Red Moroccan Facial Clay
I’ll admit that I’ve never tried red Moroccan clay. That’s because it’s supposed to be really good for sensitive skin, which I don’t have. So I chose something more suitable for me. There’s no reason why this wouldn’t work on my skin. So I could give it a try when my green clay runs out. (But this is going to take a long time.)
Red clay is a traditional Moroccan beauty product. Just like the green clay powder above, Now Foods also sells Moroccan red clay powder. Red clay is often known as Moroccan clay, no matter where it comes from. This red clay comes from Italy, just across the Mediterranean.
What Type of Clay to Use
Still can’t decide which type of clay is best for you? Then you might want to consider a product that contains a mix of clay, from different parts of the world. Ancient Clay Facial Mask contains three different types of natural soils.
One type is Bentonite.The second type of clay found in Ancient Clay Facial Mask is French green clay. This is also found in a growing number of health and beauty products available online.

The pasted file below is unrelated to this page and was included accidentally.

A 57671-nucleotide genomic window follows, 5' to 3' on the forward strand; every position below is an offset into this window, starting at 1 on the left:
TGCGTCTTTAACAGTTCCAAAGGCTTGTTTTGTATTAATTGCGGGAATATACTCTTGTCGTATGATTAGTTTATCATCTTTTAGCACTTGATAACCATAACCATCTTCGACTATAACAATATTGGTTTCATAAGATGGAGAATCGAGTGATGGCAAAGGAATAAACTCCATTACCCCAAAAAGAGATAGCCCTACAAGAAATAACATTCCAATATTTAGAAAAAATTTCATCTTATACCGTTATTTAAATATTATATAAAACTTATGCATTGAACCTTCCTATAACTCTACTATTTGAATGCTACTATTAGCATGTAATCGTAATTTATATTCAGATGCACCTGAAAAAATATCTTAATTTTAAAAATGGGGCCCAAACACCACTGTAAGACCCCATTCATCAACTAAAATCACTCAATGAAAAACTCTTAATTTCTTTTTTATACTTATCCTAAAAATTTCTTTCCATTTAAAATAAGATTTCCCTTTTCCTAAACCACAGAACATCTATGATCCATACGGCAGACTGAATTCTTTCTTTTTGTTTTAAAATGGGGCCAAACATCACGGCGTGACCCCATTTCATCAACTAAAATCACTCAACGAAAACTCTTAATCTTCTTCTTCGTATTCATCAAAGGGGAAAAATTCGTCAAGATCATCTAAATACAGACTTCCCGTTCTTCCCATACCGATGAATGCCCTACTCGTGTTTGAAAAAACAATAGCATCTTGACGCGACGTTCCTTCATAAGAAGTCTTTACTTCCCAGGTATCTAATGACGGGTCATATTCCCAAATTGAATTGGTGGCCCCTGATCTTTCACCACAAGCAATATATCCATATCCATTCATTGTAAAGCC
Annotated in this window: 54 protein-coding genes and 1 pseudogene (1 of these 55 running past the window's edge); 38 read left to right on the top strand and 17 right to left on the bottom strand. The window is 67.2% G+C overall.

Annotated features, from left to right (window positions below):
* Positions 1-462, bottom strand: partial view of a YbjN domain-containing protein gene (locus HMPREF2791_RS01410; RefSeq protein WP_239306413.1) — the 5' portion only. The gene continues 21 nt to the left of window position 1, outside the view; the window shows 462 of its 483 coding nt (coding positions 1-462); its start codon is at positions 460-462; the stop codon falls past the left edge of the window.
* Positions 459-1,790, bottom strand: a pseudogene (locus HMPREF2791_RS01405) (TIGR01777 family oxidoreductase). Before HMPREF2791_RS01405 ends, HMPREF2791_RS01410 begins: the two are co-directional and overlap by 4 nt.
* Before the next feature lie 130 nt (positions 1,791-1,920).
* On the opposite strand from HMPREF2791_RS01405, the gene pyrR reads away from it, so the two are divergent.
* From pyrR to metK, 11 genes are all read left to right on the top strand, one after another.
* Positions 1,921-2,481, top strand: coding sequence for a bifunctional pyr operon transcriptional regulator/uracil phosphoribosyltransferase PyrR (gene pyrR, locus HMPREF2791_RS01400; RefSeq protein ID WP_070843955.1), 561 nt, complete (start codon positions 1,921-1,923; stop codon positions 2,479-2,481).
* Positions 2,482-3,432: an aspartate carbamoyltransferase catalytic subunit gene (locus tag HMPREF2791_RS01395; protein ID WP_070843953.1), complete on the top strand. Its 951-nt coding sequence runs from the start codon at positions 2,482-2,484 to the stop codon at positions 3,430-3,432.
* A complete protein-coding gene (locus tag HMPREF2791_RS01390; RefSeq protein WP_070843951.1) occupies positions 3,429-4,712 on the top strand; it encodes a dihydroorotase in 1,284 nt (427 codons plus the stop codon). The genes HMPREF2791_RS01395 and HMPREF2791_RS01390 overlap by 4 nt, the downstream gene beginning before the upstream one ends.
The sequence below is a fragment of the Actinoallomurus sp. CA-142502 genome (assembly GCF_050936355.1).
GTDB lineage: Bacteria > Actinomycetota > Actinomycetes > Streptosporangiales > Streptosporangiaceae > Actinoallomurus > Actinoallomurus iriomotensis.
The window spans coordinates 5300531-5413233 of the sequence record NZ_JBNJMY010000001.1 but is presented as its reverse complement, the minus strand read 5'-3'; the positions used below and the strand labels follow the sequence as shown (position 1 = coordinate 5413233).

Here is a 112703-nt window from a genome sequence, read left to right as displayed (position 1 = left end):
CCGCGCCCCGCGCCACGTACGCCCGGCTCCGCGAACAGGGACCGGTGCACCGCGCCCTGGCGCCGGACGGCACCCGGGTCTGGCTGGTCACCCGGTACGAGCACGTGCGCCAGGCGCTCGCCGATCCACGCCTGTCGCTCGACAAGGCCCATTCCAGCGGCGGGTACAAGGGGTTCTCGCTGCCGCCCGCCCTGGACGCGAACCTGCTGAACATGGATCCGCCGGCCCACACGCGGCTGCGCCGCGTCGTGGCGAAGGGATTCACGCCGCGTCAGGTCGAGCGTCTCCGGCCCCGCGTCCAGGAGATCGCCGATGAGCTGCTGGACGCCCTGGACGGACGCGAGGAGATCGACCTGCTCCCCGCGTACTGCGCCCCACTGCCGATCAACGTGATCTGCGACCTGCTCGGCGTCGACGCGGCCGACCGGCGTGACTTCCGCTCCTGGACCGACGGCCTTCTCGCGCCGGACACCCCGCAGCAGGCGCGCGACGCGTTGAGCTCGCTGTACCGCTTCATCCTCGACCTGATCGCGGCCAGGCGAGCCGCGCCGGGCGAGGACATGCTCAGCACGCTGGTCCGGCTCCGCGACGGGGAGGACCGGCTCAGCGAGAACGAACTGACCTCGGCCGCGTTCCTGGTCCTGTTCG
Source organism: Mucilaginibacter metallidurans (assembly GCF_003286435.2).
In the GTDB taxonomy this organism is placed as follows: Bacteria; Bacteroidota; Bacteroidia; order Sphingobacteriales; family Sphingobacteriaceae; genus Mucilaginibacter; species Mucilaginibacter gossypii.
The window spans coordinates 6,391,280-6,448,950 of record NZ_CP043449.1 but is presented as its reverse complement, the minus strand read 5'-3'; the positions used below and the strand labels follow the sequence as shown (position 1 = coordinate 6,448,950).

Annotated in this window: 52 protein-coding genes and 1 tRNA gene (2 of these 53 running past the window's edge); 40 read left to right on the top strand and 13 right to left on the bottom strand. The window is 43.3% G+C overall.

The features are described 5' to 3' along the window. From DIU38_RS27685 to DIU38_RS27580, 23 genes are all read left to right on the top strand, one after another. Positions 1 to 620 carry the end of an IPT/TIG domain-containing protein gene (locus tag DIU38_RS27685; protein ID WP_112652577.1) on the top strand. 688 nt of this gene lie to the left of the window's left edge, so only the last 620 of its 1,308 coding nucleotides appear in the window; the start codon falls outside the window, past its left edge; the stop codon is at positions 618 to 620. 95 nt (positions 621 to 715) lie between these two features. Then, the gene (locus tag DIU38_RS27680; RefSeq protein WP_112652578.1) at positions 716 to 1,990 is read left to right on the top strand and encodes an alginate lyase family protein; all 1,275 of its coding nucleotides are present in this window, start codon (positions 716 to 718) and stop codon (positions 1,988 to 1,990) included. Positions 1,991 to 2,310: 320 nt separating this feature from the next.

Fullers Earth Clay Mask
Also included is Fuller’s Earth clay. This type of clay is often used on acne-prone skin, due to its reputation for being able to remove blackheads and clear whiteheads.
It’s believed these three clays work “synergistically,” with the green clay drawing out toxins and the Bentonite acting to revitalize the skin, according to the manufacturer.
Although the label says “the homeopathic solution,” there do not seem to be any homeopathic remedies in this 100 percent pure clay product. Sometimes, the word “homeopathic” is used interchangeably with “holistic,” even though, for many of us, it has a different meaning.
Photo Credit: Voy/Bigstock.com